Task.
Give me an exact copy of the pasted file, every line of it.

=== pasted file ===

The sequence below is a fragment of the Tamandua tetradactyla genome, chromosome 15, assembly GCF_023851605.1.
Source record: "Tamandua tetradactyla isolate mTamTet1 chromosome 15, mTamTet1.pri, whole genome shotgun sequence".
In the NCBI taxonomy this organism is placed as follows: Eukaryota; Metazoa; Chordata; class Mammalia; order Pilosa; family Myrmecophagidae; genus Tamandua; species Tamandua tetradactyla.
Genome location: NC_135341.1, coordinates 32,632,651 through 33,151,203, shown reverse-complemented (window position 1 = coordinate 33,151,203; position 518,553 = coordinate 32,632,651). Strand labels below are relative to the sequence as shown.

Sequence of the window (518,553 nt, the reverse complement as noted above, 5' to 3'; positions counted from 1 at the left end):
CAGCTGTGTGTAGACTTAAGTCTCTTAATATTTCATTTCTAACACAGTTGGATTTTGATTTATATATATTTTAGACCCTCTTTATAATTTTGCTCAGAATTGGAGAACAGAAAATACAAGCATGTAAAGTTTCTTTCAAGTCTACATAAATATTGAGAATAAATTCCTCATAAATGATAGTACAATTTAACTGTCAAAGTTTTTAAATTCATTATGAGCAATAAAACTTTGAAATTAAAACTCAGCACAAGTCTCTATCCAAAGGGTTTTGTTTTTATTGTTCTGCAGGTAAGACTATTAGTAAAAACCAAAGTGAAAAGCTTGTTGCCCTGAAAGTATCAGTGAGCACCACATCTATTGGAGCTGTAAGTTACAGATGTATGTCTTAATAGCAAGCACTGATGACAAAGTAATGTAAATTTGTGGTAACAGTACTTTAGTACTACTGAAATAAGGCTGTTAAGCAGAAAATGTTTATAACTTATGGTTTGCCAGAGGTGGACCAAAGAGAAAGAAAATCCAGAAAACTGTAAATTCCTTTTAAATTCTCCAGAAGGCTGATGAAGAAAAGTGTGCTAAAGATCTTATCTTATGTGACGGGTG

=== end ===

The sequence below is a fragment of the Tamandua tetradactyla genome, chromosome 15, assembly GCF_023851605.1.
Source record: "Tamandua tetradactyla isolate mTamTet1 chromosome 15, mTamTet1.pri, whole genome shotgun sequence".
In the NCBI taxonomy this organism is placed as follows: Eukaryota; Metazoa; Chordata; class Mammalia; order Pilosa; family Myrmecophagidae; genus Tamandua; species Tamandua tetradactyla.
Genome location: NC_135341.1, coordinates 32,632,651 through 33,151,203, shown reverse-complemented (window position 1 = coordinate 33,151,203; position 518,553 = coordinate 32,632,651). Strand labels below are relative to the sequence as shown.

Sequence of the window (518,553 nt, the reverse complement as noted above, 5' to 3'; positions counted from 1 at the left end):
CAGCTGTGTGTAGACTTAAGTCTCTTAATATTTCATTTCTAACACAGTTGGATTTTGATTTATATATATTTTAGACCCTCTTTATAATTTTGCTCAGAATTGGAGAACAGAAAATACAAGCATGTAAAGTTTCTTTCAAGTCTACATAAATATTGAGAATAAATTCCTCATAAATGATAGTACAATTTAACTGTCAAAGTTTTTAAATTCATTATGAGCAATAAAACTTTGAAATTAAAACTCAGCACAAGTCTCTATCCAAAGGGTTTTGTTTTTATTGTTCTGCAGGTAAGACTATTAGTAAAAACCAAAGTGAAAAGCTTGTTGCCCTGAAAGTATCAGTGAGCACCACATCTATTGGAGCTGTAAGTTACAGATGTATGTCTTAATAGCAAGCACTGATGACAAAGTAATGTAAATTTGTGGTAACAGTACTTTAGTACTACTGAAATAAGGCTGTTAAGCAGAAAATGTTTATAACTTATGGTTTGCCAGAGGTGGACCAAAGAGAAAGAAAATCCAGAAAACTGTAAATTCCTTTTAAATTCTCCAGAAGGCTGATGAAGAAAAGTGTGCTAAAGATCTTATCTTATGTGACGGGTG